Our Getting Off To A Good Start Guide is a collection of tips and advice for new or returning students who want to start the year as best they can. Originally a print guide, it is now a series of interlinked blog posts that you can bookmark and return to at any point and resume reading. Living online, the guide is constantly updated. This section talks about the supports available to you and how to find them.
You may not realise it, but you are surrounded by services and programs within Flinders, in the community and online that can help with different problems.
Services at Flinders
Because Flinders is such a big community, often the support you need can be found at Flinders.
The starting point for getting support within Flinders is the Student Support Service Directory.
There you will find support services for different needs.
- health and wellbeing
- study and learning
- financial support
- enrolment and course
- admin and technology
- careers and employment
- international students
- indigenous students
- HDR students
In addition, the team at Oasis also maintain a FLO topic called Oasis Online which is a growing repository of wellbeing focused services, programs, resources and groups from around the university.
Services in the community
If what you need can’t be found at Flinders, you might need to start looking into the broader community.
Navigating community services can be a little daunting but there are a few tools to help you out.
And remember that if you connect with support people within the university (e.g. a counsellor, career advisor, financial counsellor) they can often recommend services in the community as well.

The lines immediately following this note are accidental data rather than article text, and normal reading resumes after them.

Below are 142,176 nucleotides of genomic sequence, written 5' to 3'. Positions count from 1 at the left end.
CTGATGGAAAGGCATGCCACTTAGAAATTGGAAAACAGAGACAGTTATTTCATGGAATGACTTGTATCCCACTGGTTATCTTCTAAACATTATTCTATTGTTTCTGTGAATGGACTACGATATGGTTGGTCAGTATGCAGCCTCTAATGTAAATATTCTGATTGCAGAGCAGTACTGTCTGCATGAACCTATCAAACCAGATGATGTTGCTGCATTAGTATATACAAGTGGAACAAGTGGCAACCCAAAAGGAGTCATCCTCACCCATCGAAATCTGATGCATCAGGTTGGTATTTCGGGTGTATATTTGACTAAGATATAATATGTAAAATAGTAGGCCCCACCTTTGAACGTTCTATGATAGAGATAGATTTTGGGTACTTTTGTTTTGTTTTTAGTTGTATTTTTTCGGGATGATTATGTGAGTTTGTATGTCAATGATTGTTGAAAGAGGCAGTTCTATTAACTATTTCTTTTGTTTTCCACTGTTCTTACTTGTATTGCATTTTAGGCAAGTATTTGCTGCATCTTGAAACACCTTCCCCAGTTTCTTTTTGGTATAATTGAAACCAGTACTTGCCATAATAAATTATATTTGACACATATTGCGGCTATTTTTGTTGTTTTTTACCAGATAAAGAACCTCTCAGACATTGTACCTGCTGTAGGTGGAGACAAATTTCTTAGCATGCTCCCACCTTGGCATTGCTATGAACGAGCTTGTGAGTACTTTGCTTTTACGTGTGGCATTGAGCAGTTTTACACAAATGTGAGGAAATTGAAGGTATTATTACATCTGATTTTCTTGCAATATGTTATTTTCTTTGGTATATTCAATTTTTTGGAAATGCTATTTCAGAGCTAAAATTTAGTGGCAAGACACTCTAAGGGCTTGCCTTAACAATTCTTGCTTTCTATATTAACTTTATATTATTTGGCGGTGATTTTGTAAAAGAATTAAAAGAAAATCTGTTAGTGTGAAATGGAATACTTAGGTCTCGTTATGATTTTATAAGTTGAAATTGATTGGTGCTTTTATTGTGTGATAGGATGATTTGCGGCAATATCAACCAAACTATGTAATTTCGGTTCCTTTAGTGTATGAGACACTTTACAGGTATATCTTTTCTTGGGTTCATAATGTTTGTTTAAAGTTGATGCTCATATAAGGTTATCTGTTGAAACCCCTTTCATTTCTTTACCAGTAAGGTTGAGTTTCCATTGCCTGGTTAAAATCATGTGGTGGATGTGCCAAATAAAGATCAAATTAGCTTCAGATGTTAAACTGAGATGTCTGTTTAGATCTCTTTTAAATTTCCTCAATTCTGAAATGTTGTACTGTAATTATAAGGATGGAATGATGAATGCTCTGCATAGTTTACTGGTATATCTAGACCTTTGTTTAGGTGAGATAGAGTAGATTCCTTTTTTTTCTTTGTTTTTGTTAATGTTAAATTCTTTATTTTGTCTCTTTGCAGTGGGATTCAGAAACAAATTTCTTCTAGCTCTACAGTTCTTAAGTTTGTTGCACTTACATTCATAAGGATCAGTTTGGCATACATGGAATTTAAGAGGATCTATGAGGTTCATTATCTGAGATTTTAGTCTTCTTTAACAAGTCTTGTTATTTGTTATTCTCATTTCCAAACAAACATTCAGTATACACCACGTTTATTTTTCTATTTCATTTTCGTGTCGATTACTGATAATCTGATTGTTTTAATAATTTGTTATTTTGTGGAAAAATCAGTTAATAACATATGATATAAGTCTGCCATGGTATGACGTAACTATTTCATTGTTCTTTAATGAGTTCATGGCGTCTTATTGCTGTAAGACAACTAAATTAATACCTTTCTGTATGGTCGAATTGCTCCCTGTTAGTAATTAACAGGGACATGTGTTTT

When it comes to mental health and wellbeing, Australia has a fantastic selection of online tools and programs.
In fact, we have so many that we need websites to specifically keep track of them.
One of those websites is Head to Health. The older version is a great catalogue of digital mental health resources. The newer version is more focused on the process of linking you to something that might help.
A more traditional catalogue of services/apps/website can be found at the eMHprac Mental Health Directory.
Lists of digital mental health resources, with specific populations in mind can be found at:
Bookmark this guide in your browser of choice so you can refer back to it if you are going through a tough time. It is a good jumping point to the many supports that are available.
Section reflection 🤔
Who are the main support people in your life? What kinds of support do they provide? Who are you a support person for?
Sections of the guide 📘
- Know your way around
- Getting off to a good start with your studies
- Know what is involved in being a successful student
- Allocate an appropriate amount of time to your studies
- Use evidence-based study techniques
- Use available services for study tips, writing and assignments
- Tackle procrastination directly
- Know your advocates
- Get off to a good start by looking after yourself
- Engage in self-care
- Ensure any known health or mental health conditions are being well managed
- Try not to isolate yourself
- Familiarise yourself with the support environment
- Further reading
- Final words